Hlecture14

Hlecture14 - 1 Nonunion Grievance Procedures and Voice...

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Professor Bruce Fortado MAN 4301/6305 University of North Florida Open Door Policies = This is the most common nonunion grievance procedure. There are two basic types of open door policies: namely, (1) the employee can go in any manager's door, any time, and (2) a specific chain of appeal must be followed (e.g. the immediate boss, his/her superior, and then the HR manager or the plant manager). In union settings, the final step of appeal is generally arbitration. A neutral third party arbitrator, who is normally paid jointly by both labor and management, acts like a judge in deciding the dispute. A lack of a grievance procedure culminating in arbitration remains as a big difference between union and progressive nonunion employers. THE POTENTIAL BENEFITS OF AN APPEAL PROCEDURE * Management's credibility will rise with some reversals of improper decisions . When employees are given the right to appeal superiors' decisions, in the words of IBM, the organization is displaying "respect for the individual." * A grievance procedure can serve as a communication tool to identify problem areas (policy issues, poor supervisors, etc.). * An appeal option should result in more balanced decisions being made by first line supervisors. No manager likes to be questioned, much less reversed. A grievance procedure therefore provides supervisors with an incentive to listen. * A credible internal complaint procedure should result in a reduction in appeals to outside sources (EEO charges, court suits, and calls to union organizers). THE NECESSARY NUTS AND BOLTS * There ought to be widespread publicity with regard to both how the procedure operates and the outcomes . If people are not aware of the procedure and how it works, or if they do not believe any reversals ever take place, it is a sham. It has been suggested that 2-20% of the employees should file complaints in a year, and one would like to see 15 to 50% reversals (Ewing, 1989). * The organization should promise to protect people from retribution . One hears things like "You will go in the front door and out the back," and "Don't let the door hit you in the butt on the way out." Employees often fear being labeled as a troublemaker, given all the worst assignments, no more promotions, and no more raises. They may even worry they will ultimately lose their jobs. Simply printing that it is safe to come forward is not very reassuring. Do upper level managers ever follow up and check on what is transpiring down the line? If a manager is found to be exercising retribution, will that person be disciplined? Since supervisory discipline does not exist in most settings, retribution remains a problem. 1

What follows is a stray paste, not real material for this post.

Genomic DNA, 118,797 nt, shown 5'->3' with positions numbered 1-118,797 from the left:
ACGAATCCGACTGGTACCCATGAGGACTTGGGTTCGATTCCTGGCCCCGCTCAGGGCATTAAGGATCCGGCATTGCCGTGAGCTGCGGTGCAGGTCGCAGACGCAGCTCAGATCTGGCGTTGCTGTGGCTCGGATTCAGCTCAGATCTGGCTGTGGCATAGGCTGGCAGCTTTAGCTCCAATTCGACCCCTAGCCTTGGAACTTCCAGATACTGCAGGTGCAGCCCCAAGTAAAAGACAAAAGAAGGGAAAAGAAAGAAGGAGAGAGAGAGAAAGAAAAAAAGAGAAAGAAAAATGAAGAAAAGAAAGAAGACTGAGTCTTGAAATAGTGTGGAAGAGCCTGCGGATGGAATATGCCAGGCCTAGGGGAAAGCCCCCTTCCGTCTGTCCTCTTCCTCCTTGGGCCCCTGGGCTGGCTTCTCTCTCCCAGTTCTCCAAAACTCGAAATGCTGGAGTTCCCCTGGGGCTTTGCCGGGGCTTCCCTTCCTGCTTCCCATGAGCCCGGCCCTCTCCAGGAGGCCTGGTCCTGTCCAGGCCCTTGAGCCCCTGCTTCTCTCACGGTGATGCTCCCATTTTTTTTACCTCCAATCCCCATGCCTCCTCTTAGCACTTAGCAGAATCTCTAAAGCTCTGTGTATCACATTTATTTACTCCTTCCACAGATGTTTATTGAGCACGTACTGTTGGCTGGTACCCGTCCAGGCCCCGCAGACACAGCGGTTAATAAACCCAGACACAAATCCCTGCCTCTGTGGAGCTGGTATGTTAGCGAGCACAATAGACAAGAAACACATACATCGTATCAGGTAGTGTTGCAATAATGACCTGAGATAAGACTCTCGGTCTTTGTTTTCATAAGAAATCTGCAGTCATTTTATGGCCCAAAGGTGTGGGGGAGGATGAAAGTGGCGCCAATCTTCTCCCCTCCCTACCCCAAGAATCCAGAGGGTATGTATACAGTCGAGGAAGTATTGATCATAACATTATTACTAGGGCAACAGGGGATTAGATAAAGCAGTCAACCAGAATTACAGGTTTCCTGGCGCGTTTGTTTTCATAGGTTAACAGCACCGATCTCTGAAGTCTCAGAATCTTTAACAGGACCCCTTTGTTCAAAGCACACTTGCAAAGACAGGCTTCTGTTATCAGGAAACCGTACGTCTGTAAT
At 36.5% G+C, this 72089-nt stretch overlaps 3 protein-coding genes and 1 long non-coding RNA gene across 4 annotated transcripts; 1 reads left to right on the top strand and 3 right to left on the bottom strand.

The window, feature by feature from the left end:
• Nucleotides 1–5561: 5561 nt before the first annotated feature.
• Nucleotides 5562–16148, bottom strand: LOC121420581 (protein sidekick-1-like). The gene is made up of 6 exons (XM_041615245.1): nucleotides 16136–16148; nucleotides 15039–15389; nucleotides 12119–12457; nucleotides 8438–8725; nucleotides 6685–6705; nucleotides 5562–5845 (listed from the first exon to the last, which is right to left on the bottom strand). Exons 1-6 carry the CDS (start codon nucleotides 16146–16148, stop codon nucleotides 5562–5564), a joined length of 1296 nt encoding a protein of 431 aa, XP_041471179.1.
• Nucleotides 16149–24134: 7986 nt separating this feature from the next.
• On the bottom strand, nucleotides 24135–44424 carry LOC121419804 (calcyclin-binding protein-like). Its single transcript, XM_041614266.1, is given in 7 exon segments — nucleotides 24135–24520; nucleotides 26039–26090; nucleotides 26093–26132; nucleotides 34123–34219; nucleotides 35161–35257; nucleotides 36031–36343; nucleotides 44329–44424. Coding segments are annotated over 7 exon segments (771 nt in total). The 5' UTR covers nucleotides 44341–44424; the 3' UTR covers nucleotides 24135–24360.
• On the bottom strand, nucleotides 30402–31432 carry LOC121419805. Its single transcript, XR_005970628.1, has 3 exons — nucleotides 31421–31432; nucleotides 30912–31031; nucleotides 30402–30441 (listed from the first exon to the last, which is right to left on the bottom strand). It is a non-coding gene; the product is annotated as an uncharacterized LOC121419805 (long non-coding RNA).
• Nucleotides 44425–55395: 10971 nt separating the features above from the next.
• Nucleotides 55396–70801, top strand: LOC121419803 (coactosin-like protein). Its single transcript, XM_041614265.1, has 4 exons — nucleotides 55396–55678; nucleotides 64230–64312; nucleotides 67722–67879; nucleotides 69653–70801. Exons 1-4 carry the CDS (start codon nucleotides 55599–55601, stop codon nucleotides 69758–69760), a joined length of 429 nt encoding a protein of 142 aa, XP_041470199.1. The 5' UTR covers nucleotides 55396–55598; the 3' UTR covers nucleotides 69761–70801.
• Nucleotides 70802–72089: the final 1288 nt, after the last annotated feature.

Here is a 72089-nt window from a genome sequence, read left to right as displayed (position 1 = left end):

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Hlecture14 - 1 Nonunion Grievance Procedures and Voice...

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